What makes Modularity stand out is that it scales very well with complexity, has a tiny footprint (1.3k compressed), is nicely testable, and overall does not get in the way of the expert developer.
If some of the existing MVC frameworks fit your use case, use them! If your app is not primarily data driven, or want to stay more in control of what happens on your page and when, Modularity might be a good lightweight and general-purpose infrastructure to make your life easier.
Each module is responsible for everything that happens inside its part of the web page.
Let's build a button that displays how often it was clicked. It should also have a switch to reset the counter. All we need for it is an empty container element.
Let's define a module for it.
# A button that displays how often it was clicked.# Each module must be given its container as the first argument of the constructor.# The container is the DOM element that contains all of the module content.## Everything that is happening inside the container is the# responsibility of this module. Nothing that happens outside of this# container element is a concern for the module. Anything that this# module does must happen inside the container.constructorsuper # Every module must call the superclass constructor.# Optionally create some DOM content, if it doesn't exist already.# This could also be done with a templating library.containerhtml """You have clicked me <span class="click_count">0</span> times.<div class="reset"></div>"""# This DOM attribute makes the click counter element easier accessible.# The @$ method runs jQuery only for elements inside this module's container.@click_count_display = @$'.click_count'# A data attribute, representing how often has the button has been clicked so far.@click_count = parseInt@click_count_displaytext# An embedded module. Modularity allows (and encourages) to compose modules# out of other modules or raw DOM elements.## In this case, the "ResetSwitch" module takes care of the "reset" switch# for this button. We don't care how it does that. It could listen to# mouse clicks, keyboard hotkeys, swiping gestures, or shaking of the# mobile device that this page runs on etc. All of this functionality is# encapsulated in the "ResetSwitch" module.# All we care about here is that the "ResetSwitch" module fires a# "triggered" event when the user activated the reset switch.@reset_switch = '.reset'# Automatically wire up event handlers.# See for how this works.eventualize this# Called when the user clicks on this button.: =>@click_count++@update_click_count_display# Called when the user triggers the 'reset' switch.: =>@click_count = 0@update_click_count_display# Updates the click counter display with the current click count.: ->@click_count_displayhtml @click_count# Let's make this a bit fancy, and indicate with colors whether the# button has been clicked enough.if @click_count_display > 3@containeraddClass 'green'else@containerremoveClass 'green'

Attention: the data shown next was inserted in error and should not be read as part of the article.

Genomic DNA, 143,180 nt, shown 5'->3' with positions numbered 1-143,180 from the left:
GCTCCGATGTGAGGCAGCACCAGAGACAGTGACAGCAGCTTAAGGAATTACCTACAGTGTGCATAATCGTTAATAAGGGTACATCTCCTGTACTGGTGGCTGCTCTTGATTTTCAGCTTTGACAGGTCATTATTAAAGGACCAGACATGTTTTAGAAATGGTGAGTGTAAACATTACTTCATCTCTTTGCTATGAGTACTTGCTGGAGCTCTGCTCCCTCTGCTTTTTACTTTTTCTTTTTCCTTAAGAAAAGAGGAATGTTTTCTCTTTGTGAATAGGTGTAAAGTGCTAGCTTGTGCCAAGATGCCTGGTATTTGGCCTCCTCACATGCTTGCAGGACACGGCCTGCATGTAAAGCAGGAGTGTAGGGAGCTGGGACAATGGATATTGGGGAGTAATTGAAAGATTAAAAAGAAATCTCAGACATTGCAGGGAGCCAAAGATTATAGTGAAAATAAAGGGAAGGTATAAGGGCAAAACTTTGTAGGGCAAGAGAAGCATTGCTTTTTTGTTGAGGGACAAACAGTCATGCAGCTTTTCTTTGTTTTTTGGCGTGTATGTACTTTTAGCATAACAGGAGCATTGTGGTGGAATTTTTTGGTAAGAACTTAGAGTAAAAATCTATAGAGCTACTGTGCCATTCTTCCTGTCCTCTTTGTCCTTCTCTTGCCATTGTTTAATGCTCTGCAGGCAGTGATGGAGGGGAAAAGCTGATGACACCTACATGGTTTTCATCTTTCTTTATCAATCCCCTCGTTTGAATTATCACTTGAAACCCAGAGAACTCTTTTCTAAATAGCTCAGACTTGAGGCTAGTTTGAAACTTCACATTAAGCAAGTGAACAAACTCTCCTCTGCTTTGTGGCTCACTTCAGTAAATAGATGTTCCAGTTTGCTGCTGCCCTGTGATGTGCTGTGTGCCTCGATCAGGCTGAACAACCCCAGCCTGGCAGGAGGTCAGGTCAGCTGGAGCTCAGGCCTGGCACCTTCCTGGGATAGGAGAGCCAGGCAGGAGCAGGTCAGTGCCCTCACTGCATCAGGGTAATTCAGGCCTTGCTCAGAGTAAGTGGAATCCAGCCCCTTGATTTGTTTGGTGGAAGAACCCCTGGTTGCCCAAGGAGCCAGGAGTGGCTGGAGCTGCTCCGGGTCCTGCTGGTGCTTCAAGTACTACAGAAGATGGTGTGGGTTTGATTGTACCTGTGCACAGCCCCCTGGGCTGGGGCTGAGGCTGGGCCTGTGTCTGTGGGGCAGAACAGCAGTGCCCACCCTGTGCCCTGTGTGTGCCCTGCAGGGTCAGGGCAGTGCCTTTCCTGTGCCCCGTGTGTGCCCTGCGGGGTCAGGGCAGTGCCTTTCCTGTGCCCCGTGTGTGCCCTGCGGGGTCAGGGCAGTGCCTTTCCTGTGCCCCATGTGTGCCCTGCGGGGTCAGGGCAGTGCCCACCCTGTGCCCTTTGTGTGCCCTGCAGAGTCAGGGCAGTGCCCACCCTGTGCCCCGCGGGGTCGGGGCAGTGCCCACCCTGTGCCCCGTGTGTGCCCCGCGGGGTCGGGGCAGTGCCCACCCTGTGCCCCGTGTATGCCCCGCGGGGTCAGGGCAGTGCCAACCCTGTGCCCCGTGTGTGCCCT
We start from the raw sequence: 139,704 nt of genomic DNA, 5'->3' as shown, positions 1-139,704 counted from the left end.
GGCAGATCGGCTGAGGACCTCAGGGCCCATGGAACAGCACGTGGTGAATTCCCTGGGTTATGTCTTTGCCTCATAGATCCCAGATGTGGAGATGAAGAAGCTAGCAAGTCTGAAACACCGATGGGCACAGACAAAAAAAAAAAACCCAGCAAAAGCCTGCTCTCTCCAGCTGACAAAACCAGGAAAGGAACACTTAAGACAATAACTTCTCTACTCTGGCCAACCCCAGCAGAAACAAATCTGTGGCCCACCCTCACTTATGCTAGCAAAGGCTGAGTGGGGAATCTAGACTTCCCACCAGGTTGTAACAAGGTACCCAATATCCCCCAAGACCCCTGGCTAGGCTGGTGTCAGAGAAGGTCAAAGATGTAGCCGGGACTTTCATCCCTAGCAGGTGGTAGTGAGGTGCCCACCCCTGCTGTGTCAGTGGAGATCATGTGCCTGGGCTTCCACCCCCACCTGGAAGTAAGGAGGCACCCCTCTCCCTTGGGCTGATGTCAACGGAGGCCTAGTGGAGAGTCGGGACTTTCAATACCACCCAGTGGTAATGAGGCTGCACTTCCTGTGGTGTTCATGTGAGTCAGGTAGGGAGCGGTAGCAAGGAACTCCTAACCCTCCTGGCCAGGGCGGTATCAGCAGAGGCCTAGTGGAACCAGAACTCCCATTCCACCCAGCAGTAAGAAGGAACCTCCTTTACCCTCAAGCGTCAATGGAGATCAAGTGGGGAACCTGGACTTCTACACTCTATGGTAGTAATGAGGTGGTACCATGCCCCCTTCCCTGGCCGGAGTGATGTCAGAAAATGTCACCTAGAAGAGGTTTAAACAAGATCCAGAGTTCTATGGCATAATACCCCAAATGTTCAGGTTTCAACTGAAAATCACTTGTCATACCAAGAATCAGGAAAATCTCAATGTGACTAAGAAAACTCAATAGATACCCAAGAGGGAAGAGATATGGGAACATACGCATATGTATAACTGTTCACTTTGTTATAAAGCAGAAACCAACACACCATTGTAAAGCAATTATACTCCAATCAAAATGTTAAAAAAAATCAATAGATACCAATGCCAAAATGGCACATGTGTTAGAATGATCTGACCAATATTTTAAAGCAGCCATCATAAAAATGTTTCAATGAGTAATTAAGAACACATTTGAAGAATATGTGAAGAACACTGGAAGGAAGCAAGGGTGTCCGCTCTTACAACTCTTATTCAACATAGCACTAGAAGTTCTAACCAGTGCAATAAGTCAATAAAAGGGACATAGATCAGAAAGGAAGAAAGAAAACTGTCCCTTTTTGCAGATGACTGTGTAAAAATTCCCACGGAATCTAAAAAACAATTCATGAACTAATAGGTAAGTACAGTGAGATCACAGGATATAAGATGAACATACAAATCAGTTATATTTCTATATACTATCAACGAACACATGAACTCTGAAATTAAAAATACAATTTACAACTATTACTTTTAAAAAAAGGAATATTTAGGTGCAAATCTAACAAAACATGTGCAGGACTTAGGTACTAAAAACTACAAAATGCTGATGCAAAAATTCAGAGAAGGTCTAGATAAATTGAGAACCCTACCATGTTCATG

To instantiate our CounterButton, all we have to do is give it the container element:
Similar to Ruby mixins, mixins in Modularity allow to include orthogonal functional aspects defined in separate objects into a class.
myMixin =# This will be called when an instance of a class that includes this mixin is created.: -># This method will be available in every class that includes this mixin.: ->@mixin myMixin:# The super constructor will call the mixin constructors here.super# ...
gulp build(you should not do this manually, tools/release does this for you)